Things to do in Oslo: Vigeland Park

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Vigeland Park, also known as Frognerparken, is one of the most famous parks in the world. Everyone who has had the opportunity to visit this unusual place will confirm its uniqueness. It was created by the Norwegian sculptor Gustav Vigeland - in the area of ​​32 ha, visitors can see 212 sculptures, representing about 600 figures.

Vigeland Park - Vigeland and his ideas

It all started in 1907, when the Oslo authorities commissioned the sculptor to design a fountain. However, with time, Vigeland's ideas grew larger - the artist added more elements of the park, such as a bridge connecting the banks of the pond, sculptures, bas-reliefs and a monolith, a giant stone column formed from the silhouettes of naked people of different ages. Work on completing the park lasted over 40 years and was completed after the founder's death in 1943. A whole team of founders, stonemasons and blacksmiths worked on all the elements of the square - Gustav Vigeland was actually only the designer of the sculptures placed in the garden.

In the sculptures in the park, you can find inspiration from neoclassicism, as the artist was particularly fascinated by the problems of movement in sculpture. He also wanted to capture the issues of passing and important moments in the life of every human being.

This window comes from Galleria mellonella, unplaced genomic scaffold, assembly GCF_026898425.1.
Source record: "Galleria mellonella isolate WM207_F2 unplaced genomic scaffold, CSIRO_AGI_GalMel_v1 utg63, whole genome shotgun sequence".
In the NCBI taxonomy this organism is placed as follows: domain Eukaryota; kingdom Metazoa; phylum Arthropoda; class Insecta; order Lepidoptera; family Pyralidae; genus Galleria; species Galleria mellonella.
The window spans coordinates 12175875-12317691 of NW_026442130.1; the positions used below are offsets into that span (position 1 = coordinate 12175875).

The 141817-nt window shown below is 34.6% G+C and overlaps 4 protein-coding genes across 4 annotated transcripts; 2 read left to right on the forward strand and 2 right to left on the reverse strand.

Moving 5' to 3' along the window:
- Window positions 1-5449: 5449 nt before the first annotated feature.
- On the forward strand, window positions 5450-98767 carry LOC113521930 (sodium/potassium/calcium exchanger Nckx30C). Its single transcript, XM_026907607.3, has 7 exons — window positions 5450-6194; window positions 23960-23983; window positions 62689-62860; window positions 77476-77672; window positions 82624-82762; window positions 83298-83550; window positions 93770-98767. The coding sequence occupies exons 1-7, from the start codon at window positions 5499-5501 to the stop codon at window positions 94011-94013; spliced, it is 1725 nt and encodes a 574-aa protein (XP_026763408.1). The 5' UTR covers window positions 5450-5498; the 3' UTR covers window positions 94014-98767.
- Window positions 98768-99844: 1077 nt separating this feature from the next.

Vigeland Park - delight and outrageous

The sculptures in the park have aroused mixed feelings for many years, both among Oslo residents and visitors. All the scenes show the naked figures of adults and children in various poses and situations. One of the most recognizable sculptures is Sinnataggen, or Angry Boy. A large child stomps his foot with a scowl on his face. The sculpture is so popular that tourists have to queue if they want to take a picture with it.

In the central part of the park is the fountain that started it all. Its shape is very impressive - six giants carry a huge vessel with water on their shoulders, while the entire square surrounding the fountain is covered with a mosaic.

The most famous, however, is the huge Monolith - over fourteen meters high column, carved from one stone, showing 121 naked human figures, pressed together, trying to get to the top. Artists and critics still argue about what Gustav Vigeland really meant when designing this work. Interpretations most often oscillate around the resurrection of man, human longing for spirituality or the eternal struggle for survival.

It is also worth seeing the so-called The Circle of Life, an equally controversial carving of a wreath, consisting of the naked bodies of adults and one child. Of course, this work also contains references to the passing and constant struggle of man for existence and understanding.

Vigeland Park - Vigeland's Spirit in Oslo

The inhabitants of the Norwegian capital are extremely proud of the park and the artist himself, so in addition to the vast area, which is the best monument to his legacy, tourists can also visit the museum and the Vigeland Cafe. The museum is a few minutes walk from the park itself and you can see other works by the artist in it. In turn, in the cafe, tourists can rest after a day-long sightseeing in the park and buy souvenirs.